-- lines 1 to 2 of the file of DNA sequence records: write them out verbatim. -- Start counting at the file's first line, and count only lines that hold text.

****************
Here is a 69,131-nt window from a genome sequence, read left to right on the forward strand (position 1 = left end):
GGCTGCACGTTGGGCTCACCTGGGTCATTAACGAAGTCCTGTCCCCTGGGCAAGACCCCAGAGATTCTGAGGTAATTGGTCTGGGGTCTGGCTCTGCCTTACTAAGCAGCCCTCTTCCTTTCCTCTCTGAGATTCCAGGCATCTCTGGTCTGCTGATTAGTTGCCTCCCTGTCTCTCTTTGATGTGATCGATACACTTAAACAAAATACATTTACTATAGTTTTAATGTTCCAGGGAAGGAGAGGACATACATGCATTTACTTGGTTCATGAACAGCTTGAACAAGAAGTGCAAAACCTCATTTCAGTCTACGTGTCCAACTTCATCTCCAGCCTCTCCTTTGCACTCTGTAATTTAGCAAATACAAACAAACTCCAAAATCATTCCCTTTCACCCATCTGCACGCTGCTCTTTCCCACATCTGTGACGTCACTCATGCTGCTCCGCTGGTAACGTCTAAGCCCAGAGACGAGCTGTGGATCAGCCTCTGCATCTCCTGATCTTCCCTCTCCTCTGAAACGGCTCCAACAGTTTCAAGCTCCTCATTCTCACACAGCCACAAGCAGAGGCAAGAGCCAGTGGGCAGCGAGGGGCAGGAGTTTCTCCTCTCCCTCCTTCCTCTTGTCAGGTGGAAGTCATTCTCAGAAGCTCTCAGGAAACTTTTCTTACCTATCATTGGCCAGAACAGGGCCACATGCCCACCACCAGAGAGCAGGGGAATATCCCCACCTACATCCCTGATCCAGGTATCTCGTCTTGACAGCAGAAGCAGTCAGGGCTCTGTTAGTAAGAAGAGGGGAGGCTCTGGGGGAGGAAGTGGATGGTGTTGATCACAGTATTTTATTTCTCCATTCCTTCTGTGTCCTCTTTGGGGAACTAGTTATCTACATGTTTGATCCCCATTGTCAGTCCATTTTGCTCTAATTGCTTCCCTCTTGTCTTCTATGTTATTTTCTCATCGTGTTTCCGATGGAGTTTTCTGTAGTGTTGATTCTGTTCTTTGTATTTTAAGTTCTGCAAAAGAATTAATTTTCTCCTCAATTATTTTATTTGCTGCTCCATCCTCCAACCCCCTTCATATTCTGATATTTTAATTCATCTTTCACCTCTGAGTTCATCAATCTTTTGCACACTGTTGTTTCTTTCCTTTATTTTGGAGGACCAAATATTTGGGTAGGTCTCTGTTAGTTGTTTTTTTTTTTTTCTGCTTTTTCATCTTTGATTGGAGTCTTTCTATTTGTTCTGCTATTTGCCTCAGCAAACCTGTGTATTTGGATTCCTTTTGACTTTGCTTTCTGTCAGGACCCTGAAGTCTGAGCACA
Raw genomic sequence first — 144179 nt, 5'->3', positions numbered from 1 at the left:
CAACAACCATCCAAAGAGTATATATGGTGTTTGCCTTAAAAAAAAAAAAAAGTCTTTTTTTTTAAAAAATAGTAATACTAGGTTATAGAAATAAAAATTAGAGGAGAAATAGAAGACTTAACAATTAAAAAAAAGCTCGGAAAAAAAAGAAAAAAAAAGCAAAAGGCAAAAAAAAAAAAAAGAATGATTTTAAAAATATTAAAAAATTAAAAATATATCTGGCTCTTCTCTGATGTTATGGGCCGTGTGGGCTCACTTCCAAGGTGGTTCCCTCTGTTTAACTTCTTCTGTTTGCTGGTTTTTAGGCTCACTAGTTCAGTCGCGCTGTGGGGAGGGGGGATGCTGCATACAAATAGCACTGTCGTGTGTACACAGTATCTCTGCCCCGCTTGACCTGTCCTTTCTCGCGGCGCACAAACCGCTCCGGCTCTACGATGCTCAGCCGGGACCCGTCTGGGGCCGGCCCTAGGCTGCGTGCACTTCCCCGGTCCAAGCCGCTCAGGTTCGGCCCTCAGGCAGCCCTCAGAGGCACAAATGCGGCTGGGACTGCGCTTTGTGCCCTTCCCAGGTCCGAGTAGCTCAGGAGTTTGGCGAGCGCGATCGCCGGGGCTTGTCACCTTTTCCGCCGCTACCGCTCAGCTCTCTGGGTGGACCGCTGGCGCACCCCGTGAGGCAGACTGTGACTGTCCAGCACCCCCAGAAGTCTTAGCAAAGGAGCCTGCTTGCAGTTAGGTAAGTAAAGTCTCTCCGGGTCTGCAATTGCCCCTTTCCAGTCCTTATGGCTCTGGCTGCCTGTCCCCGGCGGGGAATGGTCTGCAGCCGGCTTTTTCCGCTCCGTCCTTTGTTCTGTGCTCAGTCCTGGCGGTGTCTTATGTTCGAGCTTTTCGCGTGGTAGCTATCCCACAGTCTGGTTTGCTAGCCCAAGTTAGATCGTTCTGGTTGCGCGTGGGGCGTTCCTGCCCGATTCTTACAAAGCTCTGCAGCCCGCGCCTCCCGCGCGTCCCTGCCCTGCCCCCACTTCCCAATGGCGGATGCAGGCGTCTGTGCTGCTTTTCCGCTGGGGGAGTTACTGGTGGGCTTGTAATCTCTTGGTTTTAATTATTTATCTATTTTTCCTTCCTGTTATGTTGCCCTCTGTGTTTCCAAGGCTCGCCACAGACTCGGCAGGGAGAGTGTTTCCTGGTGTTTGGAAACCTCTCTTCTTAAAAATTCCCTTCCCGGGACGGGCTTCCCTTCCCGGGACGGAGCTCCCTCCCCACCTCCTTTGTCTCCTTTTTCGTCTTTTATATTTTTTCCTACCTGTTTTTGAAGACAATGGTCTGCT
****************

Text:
Here is a 69,131-nt window from a genome sequence, read left to right on the forward strand (position 1 = left end):
GGCTGCACGTTGGGCTCACCTGGGTCATTAACGAAGTCCTGTCCCCTGGGCAAGACCCCAGAGATTCTGAGGTAATTGGTCTGGGGTCTGGCTCTGCCTTACTAAGCAGCCCTCTTCCTTTCCTCTCTGAGATTCCAGGCATCTCTGGTCTGCTGATTAGTTGCCTCCCTGTCTCTCTTTGATGTGATCGATACACTTAAACAAAATACATTTACTATAGTTTTAATGTTCCAGGGAAGGAGAGGACATACATGCATTTACTTGGTTCATGAACAGCTTGAACAAGAAGTGCAAAACCTCATTTCAGTCTACGTGTCCAACTTCATCTCCAGCCTCTCCTTTGCACTCTGTAATTTAGCAAATACAAACAAACTCCAAAATCATTCCCTTTCACCCATCTGCACGCTGCTCTTTCCCACATCTGTGACGTCACTCATGCTGCTCCGCTGGTAACGTCTAAGCCCAGAGACGAGCTGTGGATCAGCCTCTGCATCTCCTGATCTTCCCTCTCCTCTGAAACGGCTCCAACAGTTTCAAGCTCCTCATTCTCACACAGCCACAAGCAGAGGCAAGAGCCAGTGGGCAGCGAGGGGCAGGAGTTTCTCCTCTCCCTCCTTCCTCTTGTCAGGTGGAAGTCATTCTCAGAAGCTCTCAGGAAACTTTTCTTACCTATCATTGGCCAGAACAGGGCCACATGCCCACCACCAGAGAGCAGGGGAATATCCCCACCTACATCCCTGATCCAGGTATCTCGTCTTGACAGCAGAAGCAGTCAGGGCTCTGTTAGTAAGAAGAGGGGAGGCTCTGGGGGAGGAAGTGGATGGTGTTGATCACAGTATTTTATTTCTCCATTCCTTCTGTGTCCTCTTTGGGGAACTAGTTATCTACATGTTTGATCCCCATTGTCAGTCCATTTTGCTCTAATTGCTTCCCTCTTGTCTTCTATGTTATTTTCTCATCGTGTTTCCGATGGAGTTTTCTGTAGTGTTGATTCTGTTCTTTGTATTTTAAGTTCTGCAAAAGAATTAATTTTCTCCTCAATTATTTTATTTGCTGCTCCATCCTCCAACCCCCTTCATATTCTGATATTTTAATTCATCTTTCACCTCTGAGTTCATCAATCTTTTGCACACTGTTGTTTCTTTCCTTTATTTTGGAGGACCAAATATTTGGGTAGGTCTCTGTTAGTTGTTTTTTTTTTTTTCTGCTTTTTCATCTTTGATTGGAGTCTTTCTATTTGTTCTGCTATTTGCCTCAGCAAACCTGTGTATTTGGATTCCTTTTGACTTTGCTTTCTGTCAGGACCCTGAAGTCTGAGCACA